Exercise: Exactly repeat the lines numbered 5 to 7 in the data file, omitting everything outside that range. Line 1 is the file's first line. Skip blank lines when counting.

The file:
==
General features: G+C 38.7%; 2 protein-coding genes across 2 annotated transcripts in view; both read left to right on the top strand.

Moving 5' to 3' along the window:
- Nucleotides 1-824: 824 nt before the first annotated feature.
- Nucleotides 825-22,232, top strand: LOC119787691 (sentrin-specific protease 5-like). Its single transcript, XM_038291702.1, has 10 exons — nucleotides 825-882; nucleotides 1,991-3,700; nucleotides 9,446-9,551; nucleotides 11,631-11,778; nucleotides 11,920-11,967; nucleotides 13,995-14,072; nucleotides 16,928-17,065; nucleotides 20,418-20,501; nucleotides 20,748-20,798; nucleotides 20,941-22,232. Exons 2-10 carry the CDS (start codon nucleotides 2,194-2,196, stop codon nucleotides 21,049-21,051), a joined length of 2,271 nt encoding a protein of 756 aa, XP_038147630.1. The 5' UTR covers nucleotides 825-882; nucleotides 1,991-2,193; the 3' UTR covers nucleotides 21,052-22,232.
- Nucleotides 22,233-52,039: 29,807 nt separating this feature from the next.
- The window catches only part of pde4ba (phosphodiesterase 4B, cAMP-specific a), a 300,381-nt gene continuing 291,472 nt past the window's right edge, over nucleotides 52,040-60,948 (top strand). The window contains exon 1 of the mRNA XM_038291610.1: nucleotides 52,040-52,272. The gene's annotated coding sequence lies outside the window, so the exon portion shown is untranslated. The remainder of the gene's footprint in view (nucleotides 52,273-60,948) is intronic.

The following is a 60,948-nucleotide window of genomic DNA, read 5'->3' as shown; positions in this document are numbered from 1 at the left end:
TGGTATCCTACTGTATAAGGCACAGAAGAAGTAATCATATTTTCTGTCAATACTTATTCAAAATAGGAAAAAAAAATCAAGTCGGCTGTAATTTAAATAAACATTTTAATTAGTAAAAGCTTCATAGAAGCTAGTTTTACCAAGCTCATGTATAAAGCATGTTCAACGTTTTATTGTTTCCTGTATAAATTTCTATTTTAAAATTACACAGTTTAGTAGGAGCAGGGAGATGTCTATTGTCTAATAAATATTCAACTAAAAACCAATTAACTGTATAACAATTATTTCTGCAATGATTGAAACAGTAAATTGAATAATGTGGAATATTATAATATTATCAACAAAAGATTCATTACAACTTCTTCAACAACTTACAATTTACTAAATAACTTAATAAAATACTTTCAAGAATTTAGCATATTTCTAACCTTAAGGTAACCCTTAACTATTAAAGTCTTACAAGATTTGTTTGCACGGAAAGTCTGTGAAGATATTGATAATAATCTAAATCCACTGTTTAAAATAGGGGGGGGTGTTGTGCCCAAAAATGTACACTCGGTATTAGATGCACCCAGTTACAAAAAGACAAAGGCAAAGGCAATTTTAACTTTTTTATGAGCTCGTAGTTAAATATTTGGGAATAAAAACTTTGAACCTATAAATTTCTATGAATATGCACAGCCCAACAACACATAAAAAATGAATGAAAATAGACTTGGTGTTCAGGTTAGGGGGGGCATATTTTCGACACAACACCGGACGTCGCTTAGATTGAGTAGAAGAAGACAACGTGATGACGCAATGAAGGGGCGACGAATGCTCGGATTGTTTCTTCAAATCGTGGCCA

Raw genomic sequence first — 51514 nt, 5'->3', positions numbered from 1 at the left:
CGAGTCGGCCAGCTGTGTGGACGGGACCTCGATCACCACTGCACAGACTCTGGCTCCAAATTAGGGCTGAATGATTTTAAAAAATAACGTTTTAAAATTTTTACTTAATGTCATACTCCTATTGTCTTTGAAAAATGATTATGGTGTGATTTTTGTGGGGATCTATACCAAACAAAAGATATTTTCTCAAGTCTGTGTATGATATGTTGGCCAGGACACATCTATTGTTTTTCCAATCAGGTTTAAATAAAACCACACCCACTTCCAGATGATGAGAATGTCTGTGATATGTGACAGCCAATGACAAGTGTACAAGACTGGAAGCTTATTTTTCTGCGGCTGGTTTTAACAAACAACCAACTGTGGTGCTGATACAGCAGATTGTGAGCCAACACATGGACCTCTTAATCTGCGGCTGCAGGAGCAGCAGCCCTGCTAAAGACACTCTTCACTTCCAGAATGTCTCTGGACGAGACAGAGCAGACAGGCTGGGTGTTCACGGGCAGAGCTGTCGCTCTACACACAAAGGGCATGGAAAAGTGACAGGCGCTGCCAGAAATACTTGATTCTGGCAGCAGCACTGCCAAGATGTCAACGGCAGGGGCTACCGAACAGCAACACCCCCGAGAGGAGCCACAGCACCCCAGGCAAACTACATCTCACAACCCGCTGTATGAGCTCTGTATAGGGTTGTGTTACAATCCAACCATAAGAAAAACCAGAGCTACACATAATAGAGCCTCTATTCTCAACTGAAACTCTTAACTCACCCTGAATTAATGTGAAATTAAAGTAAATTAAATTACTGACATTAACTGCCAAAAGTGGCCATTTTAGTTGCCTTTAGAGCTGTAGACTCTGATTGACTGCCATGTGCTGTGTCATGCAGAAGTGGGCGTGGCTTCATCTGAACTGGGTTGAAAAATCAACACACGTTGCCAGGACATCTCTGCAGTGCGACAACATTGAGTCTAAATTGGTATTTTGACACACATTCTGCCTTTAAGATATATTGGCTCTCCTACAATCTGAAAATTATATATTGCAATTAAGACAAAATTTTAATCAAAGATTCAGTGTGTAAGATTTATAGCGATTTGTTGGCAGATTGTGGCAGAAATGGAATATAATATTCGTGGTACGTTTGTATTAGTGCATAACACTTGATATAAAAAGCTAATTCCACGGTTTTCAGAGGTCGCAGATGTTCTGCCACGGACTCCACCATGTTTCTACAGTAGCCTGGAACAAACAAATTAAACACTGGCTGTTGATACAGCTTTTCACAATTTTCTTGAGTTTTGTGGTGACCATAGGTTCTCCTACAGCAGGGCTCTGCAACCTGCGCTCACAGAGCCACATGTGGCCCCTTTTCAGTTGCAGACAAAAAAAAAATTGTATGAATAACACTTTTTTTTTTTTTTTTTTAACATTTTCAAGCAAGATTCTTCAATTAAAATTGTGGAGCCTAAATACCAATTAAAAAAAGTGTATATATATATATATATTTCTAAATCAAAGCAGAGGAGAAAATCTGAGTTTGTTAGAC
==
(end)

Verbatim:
- Nucleotides 22,233-52,039: 29,807 nt separating this feature from the next.
- The window catches only part of pde4ba (phosphodiesterase 4B, cAMP-specific a), a 300,381-nt gene continuing 291,472 nt past the window's right edge, over nucleotides 52,040-60,948 (top strand). The window contains exon 1 of the mRNA XM_038291610.1: nucleotides 52,040-52,272. The gene's annotated coding sequence lies outside the window, so the exon portion shown is untranslated. The remainder of the gene's footprint in view (nucleotides 52,273-60,948) is intronic.

The following is a 60,948-nucleotide window of genomic DNA, read 5'->3' as shown; positions in this document are numbered from 1 at the left end: